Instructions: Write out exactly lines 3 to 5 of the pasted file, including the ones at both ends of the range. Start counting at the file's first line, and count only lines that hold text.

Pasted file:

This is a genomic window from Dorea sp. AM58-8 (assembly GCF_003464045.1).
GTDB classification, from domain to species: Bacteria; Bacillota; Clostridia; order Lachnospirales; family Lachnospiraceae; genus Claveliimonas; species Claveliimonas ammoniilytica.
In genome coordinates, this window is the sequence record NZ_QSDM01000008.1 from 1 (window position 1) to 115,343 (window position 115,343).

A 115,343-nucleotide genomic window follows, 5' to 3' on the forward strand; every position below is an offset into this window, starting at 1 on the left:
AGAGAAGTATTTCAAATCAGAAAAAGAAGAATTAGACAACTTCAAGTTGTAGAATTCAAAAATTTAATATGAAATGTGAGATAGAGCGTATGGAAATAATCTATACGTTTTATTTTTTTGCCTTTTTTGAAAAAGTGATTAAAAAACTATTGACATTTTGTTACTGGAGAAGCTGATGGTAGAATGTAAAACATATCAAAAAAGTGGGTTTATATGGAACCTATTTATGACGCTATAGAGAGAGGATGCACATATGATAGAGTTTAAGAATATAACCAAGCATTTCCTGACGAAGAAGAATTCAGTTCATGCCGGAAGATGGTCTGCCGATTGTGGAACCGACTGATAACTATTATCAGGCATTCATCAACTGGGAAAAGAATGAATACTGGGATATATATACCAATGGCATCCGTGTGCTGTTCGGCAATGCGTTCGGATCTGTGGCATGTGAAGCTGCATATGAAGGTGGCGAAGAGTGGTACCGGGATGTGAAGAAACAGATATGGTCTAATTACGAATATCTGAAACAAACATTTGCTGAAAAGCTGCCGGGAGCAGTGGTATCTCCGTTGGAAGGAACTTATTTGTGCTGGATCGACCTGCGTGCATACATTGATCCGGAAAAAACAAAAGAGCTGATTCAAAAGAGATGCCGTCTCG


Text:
In genome coordinates, this window is the sequence record NZ_QSDM01000008.1 from 1 (window position 1) to 115,343 (window position 115,343).

A 115,343-nucleotide genomic window follows, 5' to 3' on the forward strand; every position below is an offset into this window, starting at 1 on the left:
AGAGAAGTATTTCAAATCAGAAAAAGAAGAATTAGACAACTTCAAGTTGTAGAATTCAAAAATTTAATATGAAATGTGAGATAGAGCGTATGGAAATAATCTATACGTTTTATTTTTTTGCCTTTTTTGAAAAAGTGATTAAAAAACTATTGACATTTTGTTACTGGAGAAGCTGATGGTAGAATGTAAAACATATCAAAAAAGTGGGTTTATATGGAACCTATTTATGACGCTATAGAGAGAGGATGCACATATGATAGAGTTTAAGAATATAACCAAGCATTTCCTGACGAAGAAGAATTCAGTTCATGCCGGAAGATGGTCTGCCGATTGTGGAACCGACTGATAACTATTATCAGGCATTCATCAACTGGGAAAAGAATGAATACTGGGATATATATACCAATGGCATCCGTGTGCTGTTCGGCAATGCGTTCGGATCTGTGGCATGTGAAGCTGCATATGAAGGTGGCGAAGAGTGGTACCGGGATGTGAAGAAACAGATATGGTCTAATTACGAATATCTGAAACAAACATTTGCTGAAAAGCTGCCGGGAGCAGTGGTATCTCCGTTGGAAGGAACTTATTTGTGCTGGATCGACCTGCGTGCATACATTGATCCGGAAAAAACAAAAGAGCTGATTCAAAAGAGATGCCGTCTCG